Durkan enjoying the spacious environs of North Seattle College.
Durkan enjoying the spacious environs of North Seattle College. Screengrab from Seattle Channel

True to the pro-police stance she held throughout last summer’s resurgence of the Black Lives Matter movement, Mayor Jenny Durkan’s proposed city budget would increase the Seattle Police Department’s budget, setting her office against the advocates for Black lives who took to the street with calls to defund the Seattle Police Department by 50% “at least,” as some said, and to reallocate those funds to other safety programs.

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Her budget also conflicts with a community proposal known as the Solidarity Budget, showing that the rift between the mayor and Seattle progressives holds strong during her last hurrah in office.

Last year, activists convinced the council to cut the police budget by 17% for 2021, but Durkan’s new budget would reverse some of that progress. She’s proposing to increase spending on SPD by over $2.4 million.

“I believe it is a false choice to say we must choose between investing in effective community alternatives or investing in having enough well-trained police officers,” Durkan said in her 2022 Budget address at North Seattle College on Monday evening. “We need both.”

Angélica Cházaro, a member of Decriminalize Seattle and the Solidarity Budget Coalition, argued that a city that fully invests in meeting universal basic needs – which she believes the 2022 Solidarity Budget does – is one where police would become obsolete.

“We are demanding a shift away from armed policing and towards community care,” Cházaro said after the mayor unveiled her budget. “That is not a false choice, that's just common sense.”

The total city budget is $7.1 billion. This includes about $5 billion for utilities, transportation, and other departments and leaves $1.6 billion in a general fund for the city government to play with.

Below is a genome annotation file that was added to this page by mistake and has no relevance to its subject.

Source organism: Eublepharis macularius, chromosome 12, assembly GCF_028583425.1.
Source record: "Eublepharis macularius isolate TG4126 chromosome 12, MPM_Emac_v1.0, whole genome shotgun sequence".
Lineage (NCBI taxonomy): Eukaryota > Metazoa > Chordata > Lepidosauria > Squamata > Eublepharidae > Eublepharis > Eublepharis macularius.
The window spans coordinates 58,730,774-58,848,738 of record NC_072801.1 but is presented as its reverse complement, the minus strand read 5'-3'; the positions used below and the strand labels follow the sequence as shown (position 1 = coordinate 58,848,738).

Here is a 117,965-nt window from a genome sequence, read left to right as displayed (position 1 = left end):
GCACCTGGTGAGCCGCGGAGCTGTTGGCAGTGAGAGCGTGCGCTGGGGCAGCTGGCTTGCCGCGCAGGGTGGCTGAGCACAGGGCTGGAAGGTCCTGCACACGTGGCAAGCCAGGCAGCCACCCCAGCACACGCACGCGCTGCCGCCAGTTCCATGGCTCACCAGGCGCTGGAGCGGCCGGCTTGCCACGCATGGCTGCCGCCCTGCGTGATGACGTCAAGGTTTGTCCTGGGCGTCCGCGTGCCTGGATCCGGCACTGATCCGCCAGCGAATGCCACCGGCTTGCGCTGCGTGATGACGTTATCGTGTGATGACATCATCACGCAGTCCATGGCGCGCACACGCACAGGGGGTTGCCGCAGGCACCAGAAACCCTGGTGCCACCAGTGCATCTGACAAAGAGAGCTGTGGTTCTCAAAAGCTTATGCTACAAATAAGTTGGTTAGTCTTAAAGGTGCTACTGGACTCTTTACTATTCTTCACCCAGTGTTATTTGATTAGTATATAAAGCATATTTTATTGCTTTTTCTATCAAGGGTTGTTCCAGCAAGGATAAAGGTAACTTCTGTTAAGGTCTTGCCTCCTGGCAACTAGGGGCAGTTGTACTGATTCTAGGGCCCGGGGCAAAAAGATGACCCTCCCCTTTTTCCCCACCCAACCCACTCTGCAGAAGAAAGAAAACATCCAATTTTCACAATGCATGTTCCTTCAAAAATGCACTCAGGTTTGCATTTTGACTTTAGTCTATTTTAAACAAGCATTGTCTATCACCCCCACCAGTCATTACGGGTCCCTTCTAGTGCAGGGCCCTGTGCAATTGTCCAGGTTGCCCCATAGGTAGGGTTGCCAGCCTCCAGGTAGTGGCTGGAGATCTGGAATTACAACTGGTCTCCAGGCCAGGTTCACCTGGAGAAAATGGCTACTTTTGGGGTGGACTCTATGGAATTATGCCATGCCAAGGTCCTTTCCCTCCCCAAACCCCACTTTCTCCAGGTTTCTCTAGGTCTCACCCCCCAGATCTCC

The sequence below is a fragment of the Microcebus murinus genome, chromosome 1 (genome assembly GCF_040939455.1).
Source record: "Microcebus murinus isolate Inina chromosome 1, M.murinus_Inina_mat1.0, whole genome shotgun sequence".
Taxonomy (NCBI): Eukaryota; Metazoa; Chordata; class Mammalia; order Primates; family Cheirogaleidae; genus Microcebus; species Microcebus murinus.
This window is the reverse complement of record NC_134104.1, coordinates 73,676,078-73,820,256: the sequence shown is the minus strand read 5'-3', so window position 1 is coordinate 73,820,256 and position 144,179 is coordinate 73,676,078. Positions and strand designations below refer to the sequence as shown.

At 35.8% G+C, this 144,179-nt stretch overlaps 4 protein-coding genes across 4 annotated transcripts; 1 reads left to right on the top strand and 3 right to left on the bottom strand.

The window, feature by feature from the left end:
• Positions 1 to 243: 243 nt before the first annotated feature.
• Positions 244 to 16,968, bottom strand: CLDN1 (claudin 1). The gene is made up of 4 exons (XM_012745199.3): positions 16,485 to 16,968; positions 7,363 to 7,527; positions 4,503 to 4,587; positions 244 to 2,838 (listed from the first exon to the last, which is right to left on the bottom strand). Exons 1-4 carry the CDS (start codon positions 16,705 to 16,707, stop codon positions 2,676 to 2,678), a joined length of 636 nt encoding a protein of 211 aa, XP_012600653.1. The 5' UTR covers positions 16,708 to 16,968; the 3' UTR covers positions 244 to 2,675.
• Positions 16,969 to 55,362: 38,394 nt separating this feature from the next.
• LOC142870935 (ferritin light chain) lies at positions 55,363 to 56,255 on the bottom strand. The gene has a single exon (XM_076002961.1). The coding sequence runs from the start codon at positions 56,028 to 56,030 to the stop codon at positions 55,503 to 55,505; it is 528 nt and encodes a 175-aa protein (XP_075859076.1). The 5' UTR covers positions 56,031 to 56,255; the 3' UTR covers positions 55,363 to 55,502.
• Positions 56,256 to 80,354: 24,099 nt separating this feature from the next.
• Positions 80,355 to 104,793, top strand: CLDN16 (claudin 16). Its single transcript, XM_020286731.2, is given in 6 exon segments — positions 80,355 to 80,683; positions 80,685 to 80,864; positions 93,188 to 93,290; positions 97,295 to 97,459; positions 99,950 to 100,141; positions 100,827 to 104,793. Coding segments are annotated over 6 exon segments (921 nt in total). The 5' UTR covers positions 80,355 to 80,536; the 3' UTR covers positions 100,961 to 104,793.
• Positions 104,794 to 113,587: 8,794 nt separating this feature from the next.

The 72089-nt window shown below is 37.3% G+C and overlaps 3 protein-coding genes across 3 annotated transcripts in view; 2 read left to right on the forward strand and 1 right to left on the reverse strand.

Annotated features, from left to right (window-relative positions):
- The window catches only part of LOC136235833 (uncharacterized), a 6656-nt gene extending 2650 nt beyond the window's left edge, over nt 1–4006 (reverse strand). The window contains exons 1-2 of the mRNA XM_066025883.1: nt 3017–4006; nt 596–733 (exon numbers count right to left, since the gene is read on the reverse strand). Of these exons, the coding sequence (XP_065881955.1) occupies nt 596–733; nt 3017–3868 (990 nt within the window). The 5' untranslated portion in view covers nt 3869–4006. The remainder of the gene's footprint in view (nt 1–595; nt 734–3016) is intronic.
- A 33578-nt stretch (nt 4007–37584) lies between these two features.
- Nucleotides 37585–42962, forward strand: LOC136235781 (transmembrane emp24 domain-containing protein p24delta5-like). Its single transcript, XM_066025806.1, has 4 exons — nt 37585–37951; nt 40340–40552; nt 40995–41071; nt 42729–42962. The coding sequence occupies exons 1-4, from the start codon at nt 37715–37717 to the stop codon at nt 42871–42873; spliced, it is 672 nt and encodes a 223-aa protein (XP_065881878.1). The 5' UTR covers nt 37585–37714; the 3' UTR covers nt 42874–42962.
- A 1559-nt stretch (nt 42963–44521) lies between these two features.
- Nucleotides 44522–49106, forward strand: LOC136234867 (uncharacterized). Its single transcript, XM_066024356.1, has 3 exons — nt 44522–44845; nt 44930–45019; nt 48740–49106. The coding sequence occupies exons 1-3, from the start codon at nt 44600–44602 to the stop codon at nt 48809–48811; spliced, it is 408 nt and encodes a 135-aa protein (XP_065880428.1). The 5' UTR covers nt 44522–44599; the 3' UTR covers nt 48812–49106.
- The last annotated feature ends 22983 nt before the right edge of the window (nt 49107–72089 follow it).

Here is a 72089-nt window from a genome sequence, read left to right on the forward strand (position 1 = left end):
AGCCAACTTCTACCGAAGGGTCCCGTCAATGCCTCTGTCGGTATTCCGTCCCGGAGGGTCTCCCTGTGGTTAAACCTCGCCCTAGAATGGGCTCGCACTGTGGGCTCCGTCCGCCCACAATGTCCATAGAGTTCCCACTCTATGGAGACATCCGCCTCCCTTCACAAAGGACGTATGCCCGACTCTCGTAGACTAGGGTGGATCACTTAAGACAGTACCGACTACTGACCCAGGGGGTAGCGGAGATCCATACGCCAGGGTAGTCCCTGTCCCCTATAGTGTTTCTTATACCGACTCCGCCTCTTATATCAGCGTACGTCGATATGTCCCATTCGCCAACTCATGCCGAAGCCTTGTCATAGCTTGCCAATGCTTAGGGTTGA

The mayor gets the first crack at the city budget, and then the council has two months to tear it up as much or as little as they want before sending it off to the mayor for approval, veto, or to become law without the mayor’s signature.

According to Durkan’s 768-page budget proposal, $789 million will go to public safety. Of that, Durkan proposes 46% go to SPD’s budget and another 3% go to police relief and pensions, which is its own section for whatever reason.

In her two-prong approach, which funds police and their unarmed alternatives, Durkan’s proposal continues three Health One units, invests approximately $2 million for a new alternate response pilot of triage teams for non-criminal and non-health emergent calls, adds 24 Community Service Officers, continues investments in the King County Regional Peacekeepers Collective, and includes $10 million for community-led safety programs through the Human Service Department – the sorts of community-based alternatives the defund movement has called for.

The Solidarity Budget launched two days ahead of the mayor’s proposal in a virtual summit on Saturday, Sept. 25. This proposed alternative is endorsed by over 80 community organizations, including the Transit Rider Union, Be:Seattle, Asian Counseling and Referral Service, Northwest Community Bail Fund, and 350 Seattle. The coalition is made up of environmentalists, housing justice advocates, labor unions — you name it — but the first demand they have for Durkan and the council is a 50% cut to SPD’s budget.